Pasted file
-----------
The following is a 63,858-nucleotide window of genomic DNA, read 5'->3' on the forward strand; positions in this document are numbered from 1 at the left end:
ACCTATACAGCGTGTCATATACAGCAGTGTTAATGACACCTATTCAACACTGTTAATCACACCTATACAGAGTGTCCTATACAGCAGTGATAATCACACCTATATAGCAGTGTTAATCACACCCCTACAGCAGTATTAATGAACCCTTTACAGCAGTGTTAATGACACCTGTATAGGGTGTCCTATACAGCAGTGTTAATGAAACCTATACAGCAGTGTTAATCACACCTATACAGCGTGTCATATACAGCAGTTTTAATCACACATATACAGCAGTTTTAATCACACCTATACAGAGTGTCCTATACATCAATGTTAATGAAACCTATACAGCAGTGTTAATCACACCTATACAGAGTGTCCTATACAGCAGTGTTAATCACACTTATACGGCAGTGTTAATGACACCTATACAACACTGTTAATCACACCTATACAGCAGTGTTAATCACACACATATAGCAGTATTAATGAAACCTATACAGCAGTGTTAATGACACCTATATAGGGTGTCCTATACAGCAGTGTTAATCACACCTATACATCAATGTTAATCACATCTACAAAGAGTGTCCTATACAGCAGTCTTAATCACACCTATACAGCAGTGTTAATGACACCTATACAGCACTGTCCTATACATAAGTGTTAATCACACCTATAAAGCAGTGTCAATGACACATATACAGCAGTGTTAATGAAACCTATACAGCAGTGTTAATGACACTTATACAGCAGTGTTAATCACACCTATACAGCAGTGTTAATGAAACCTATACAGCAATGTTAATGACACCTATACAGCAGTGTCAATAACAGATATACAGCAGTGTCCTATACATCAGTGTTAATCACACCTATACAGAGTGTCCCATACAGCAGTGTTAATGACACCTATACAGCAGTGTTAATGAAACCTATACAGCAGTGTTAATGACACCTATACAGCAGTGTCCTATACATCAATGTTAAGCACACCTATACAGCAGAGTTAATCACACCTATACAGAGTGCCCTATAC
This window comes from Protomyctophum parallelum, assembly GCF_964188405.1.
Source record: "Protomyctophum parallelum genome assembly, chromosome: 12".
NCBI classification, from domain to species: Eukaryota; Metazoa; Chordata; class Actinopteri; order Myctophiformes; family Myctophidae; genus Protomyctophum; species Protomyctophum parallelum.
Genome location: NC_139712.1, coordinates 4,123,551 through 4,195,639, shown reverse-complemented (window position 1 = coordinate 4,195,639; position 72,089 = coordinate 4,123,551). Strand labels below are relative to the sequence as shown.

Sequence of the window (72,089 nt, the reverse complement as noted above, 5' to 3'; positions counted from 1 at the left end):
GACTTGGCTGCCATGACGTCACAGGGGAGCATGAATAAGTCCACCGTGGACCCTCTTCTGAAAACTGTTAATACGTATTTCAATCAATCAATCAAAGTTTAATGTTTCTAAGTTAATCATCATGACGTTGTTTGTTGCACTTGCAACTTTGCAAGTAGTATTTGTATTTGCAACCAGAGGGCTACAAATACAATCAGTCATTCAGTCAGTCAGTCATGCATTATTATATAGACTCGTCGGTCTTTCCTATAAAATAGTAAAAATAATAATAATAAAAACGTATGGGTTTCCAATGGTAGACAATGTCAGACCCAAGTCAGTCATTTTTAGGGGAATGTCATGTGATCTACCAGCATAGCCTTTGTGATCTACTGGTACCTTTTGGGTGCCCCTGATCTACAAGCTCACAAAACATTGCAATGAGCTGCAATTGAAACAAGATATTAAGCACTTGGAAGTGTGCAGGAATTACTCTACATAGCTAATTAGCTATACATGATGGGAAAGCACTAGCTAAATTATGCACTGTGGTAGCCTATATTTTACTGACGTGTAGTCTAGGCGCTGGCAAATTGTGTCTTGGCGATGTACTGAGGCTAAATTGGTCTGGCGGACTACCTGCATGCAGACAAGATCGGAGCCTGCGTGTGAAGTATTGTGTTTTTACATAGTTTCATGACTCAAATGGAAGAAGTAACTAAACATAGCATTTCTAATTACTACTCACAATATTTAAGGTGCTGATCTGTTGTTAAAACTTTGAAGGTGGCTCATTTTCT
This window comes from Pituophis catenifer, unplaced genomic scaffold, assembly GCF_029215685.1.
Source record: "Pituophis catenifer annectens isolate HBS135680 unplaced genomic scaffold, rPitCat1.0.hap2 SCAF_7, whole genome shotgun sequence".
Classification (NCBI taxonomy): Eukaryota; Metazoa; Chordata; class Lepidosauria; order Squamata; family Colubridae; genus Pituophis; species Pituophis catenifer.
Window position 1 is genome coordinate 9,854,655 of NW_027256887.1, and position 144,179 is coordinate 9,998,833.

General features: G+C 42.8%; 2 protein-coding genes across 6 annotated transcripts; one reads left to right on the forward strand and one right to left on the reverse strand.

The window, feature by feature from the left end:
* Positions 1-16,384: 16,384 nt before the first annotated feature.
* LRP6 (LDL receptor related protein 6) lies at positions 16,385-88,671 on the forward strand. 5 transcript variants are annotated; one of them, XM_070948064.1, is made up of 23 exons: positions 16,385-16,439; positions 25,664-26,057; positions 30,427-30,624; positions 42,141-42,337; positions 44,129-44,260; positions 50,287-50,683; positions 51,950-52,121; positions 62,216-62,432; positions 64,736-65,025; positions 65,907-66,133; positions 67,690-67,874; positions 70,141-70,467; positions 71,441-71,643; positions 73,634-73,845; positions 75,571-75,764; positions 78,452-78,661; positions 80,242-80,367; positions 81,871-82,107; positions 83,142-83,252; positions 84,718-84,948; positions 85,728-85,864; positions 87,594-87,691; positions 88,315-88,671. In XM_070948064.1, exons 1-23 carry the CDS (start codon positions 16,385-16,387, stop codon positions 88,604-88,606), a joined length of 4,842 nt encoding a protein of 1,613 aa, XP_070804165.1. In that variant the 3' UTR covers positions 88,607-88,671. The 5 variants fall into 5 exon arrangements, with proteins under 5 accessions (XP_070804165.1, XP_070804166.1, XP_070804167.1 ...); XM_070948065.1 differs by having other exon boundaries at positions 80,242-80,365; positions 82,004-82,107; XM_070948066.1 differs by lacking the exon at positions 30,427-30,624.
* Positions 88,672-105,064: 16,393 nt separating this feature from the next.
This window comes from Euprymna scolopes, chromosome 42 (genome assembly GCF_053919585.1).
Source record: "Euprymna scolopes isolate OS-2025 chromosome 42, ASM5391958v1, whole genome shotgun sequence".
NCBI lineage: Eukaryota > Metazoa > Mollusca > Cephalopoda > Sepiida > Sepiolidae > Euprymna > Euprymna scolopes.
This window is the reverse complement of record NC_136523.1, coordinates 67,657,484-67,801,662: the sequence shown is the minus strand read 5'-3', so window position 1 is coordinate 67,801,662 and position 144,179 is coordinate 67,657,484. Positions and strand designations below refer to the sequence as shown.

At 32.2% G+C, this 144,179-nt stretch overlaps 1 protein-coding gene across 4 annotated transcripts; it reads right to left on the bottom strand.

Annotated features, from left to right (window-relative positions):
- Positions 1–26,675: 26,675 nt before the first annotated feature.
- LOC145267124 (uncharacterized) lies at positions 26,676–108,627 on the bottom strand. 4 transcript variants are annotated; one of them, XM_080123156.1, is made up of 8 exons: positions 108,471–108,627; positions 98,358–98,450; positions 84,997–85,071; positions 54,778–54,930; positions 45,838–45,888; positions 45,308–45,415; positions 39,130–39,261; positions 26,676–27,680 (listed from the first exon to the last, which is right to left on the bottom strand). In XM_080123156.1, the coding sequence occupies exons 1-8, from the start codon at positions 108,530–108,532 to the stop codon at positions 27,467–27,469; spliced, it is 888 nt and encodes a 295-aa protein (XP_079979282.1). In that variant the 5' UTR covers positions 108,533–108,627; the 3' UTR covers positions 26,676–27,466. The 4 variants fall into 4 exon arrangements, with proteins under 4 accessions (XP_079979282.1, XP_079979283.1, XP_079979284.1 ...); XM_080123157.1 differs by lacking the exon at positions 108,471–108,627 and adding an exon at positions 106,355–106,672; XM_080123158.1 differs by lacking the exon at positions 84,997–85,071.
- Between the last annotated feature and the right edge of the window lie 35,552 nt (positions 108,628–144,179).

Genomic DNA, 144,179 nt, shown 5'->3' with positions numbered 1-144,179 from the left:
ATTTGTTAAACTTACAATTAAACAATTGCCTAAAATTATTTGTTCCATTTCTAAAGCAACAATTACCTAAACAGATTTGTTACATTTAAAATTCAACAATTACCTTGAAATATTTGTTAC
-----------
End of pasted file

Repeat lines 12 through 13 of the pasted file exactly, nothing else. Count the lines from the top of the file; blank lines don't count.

Window position 1 is genome coordinate 9,854,655 of NW_027256887.1, and position 144,179 is coordinate 9,998,833.

General features: G+C 42.8%; 2 protein-coding genes across 6 annotated transcripts; one reads left to right on the forward strand and one right to left on the reverse strand.